If this isn’t “exigent circumstances” – if these facts do not add up to emergency conditions by virtue of massive structural failure and paralysis – what more could we possibly need to follow the historical precedent of the catholic conciliarists? What more do we need to call a general council of the Communion to replace its failed structures? The situation in fact is so bad that, as others have observed, it has descended from the ridiculous to the absurd.

Like the Church in the Middle Ages, the current structures of the Churches in the Anglican Communion are incapable of healing the wound to Anglican faith and order.

Read it all.

Posted in * Anglican - Episcopal, * Culture-Watch, - Anglican: Analysis, --Justin Welby, Anglican Primates, Anthropology, Archbishop of Canterbury, Ecclesiology, Ethics / Moral Theology, Global South Churches & Primates, Globalization, Instruments of Unity, Same-sex blessings, Sexuality Debate (in Anglican Communion), Theology, Theology: Scripture

(CEN) Martin Down–A Way Forward for the C of E given foundational disagreement over marriage?

If we needed any further persuading that there is no hope of holding the Church together over this, we need look no further than the history and example of what has happened in the USA, or indeed in the worldwide Anglican Communion. Whatever the scolding of the arrogant, Western, liberal élite, Gafcon and ACNA are simply not going to compromise or go away. It is clear that if the Church of England goes the way of The Episcopal Church and abandons its historic doctrine and discipline regarding marriage and sexuality a number of both clergy and congregations will secede from the Church here as they have done in the US and Canada.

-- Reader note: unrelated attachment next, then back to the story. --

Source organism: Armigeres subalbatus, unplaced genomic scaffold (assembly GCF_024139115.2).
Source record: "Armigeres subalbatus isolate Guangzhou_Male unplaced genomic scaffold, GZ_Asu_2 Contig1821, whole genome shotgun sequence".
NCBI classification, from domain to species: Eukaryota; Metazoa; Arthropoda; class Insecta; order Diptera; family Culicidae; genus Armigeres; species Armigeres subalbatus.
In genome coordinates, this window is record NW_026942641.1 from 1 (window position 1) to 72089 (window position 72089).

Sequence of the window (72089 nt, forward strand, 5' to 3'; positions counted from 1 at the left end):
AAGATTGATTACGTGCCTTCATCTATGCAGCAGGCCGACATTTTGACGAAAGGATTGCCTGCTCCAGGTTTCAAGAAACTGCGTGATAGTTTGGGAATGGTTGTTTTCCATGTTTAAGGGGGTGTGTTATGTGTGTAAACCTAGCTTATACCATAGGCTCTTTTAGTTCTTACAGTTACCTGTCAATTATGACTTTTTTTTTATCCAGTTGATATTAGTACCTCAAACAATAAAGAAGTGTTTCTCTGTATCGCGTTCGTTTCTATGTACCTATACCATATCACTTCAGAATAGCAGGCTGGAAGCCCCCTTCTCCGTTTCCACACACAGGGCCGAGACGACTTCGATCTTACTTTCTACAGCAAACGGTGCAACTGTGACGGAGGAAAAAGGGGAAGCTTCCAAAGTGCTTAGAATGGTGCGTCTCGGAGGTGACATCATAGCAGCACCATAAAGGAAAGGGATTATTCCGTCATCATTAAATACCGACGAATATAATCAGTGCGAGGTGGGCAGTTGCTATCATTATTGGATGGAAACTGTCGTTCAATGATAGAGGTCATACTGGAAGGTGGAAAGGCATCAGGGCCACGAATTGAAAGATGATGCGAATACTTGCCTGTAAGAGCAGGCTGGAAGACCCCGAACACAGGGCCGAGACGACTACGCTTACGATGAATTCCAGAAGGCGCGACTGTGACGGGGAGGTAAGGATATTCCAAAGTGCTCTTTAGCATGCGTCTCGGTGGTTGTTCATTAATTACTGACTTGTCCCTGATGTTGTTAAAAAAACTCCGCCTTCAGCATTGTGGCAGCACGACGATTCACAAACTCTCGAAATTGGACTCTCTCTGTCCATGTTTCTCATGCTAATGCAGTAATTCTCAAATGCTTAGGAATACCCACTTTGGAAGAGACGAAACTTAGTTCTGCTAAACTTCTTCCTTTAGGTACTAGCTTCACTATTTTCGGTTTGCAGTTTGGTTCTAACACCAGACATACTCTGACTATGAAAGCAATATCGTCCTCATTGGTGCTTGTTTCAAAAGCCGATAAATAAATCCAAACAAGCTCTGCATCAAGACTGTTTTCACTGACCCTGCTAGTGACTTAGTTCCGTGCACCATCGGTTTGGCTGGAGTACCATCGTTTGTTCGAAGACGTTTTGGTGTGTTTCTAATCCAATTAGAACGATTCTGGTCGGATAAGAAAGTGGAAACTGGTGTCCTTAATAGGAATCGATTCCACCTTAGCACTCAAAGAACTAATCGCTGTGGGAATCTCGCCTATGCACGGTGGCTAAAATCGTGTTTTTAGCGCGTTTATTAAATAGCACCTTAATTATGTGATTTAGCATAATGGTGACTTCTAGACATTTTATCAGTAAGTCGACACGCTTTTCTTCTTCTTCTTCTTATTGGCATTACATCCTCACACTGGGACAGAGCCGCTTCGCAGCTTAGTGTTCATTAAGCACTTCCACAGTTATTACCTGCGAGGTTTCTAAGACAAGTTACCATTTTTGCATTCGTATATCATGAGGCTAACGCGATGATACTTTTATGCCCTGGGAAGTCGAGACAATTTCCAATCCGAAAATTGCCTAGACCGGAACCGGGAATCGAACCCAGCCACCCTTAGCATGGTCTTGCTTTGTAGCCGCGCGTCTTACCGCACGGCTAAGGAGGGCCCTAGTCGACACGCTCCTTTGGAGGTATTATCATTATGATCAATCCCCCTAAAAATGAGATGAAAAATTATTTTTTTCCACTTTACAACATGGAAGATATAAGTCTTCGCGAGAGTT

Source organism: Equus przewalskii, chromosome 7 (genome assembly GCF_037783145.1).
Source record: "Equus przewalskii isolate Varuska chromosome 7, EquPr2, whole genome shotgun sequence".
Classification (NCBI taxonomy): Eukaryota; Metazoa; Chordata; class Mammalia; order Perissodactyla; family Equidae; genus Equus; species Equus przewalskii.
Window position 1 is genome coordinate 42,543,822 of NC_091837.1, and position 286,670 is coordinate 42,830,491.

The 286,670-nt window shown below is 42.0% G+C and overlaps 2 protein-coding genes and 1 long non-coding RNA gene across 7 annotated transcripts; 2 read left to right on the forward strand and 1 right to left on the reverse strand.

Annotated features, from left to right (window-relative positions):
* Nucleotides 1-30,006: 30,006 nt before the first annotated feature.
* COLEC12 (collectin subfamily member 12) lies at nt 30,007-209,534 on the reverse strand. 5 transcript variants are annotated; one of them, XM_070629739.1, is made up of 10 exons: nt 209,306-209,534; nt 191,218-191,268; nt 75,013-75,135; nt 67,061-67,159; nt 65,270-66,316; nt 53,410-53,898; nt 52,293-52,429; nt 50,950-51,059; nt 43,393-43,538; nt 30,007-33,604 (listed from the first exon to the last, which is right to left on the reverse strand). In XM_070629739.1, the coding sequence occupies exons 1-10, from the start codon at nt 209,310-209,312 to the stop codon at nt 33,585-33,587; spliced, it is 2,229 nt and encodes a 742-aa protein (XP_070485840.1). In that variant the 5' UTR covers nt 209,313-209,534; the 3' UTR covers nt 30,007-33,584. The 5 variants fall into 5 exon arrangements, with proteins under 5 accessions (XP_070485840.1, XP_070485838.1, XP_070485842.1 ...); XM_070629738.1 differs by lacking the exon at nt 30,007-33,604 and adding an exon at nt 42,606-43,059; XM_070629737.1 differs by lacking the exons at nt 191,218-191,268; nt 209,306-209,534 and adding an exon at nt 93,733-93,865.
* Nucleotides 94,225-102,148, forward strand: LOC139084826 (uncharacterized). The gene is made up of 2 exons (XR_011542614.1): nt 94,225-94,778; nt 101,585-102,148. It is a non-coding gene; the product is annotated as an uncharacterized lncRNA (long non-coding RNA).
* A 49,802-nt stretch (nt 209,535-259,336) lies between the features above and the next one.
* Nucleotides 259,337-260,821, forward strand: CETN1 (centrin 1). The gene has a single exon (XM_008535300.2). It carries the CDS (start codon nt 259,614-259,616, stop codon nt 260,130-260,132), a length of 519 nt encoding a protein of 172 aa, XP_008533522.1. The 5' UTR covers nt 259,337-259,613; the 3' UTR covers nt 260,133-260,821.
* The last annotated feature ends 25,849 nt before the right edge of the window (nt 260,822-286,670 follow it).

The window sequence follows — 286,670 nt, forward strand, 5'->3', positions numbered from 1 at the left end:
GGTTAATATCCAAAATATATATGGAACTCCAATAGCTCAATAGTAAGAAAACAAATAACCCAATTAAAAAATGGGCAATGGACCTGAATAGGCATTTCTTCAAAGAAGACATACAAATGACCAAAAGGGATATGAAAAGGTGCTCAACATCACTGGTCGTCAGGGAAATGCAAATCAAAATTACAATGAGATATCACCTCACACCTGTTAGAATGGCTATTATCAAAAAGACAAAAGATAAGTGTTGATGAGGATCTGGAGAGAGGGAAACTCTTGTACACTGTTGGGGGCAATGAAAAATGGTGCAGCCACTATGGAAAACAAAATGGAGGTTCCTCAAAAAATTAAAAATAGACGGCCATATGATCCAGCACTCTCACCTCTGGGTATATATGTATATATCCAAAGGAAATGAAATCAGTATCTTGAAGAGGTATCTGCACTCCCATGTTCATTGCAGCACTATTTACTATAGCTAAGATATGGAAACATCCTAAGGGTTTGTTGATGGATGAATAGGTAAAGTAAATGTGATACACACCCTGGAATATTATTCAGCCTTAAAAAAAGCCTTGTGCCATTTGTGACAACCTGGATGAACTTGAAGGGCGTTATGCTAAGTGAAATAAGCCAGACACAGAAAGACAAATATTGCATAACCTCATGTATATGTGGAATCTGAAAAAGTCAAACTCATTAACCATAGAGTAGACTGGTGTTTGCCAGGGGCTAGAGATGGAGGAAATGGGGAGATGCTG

We feel, and I speak as one of them, that the teaching of Jesus, the witness of Scripture throughout the Bible, and the tradition of the church, is unambiguous: marriage is between one man and one woman, and all expressions of sexuality outside that relationship are sinful deviations from the will of God. Of course, in our different ways, we all fall short of that ideal, but that does not change God’s will and purpose, nor our obligation to maintain our witness to it, both by our doctrine and our practice. We also feel that this is not an issue that can be fudged or relegated to a secondary or minor status, but that it is fundamental to our witness, both for the good of men and women and for the good of society, not least of children.

The only question worth discussing then is how a dignified and respectful separation can be achieved, in such a way that neither side is disadvantaged or penalized.The worst case would be that we repeat the quarreling and litigation that have disgraced the name of Jesus in the USA. Neither would it be sufficient simply to pension off the clergy who decided to leave, as happened over the ordination of women. There are important questions about local church property and funds to be addressed. But perhaps more importantly or more basically there is the matter of honouring the integrity of both sides, however much we may feel that the others are seriously wrong, and leave God to be our judge.

Read it all (emphasis mine).

Posted in * Anglican - Episcopal, * Christian Life / Church Life, * Culture-Watch, Anglican Provinces, Church of England (CoE), Ecclesiology, Episcopal Church (TEC), Ethics / Moral Theology, FCA Meeting in London April 2012, Global South Churches & Primates, Instruments of Unity, Marriage & Family, Parish Ministry, Pastoral Theology, Same-sex blessings, Sexuality Debate (in Anglican Communion), TEC Conflicts, TEC Departing Parishes, Theology, Theology: Scripture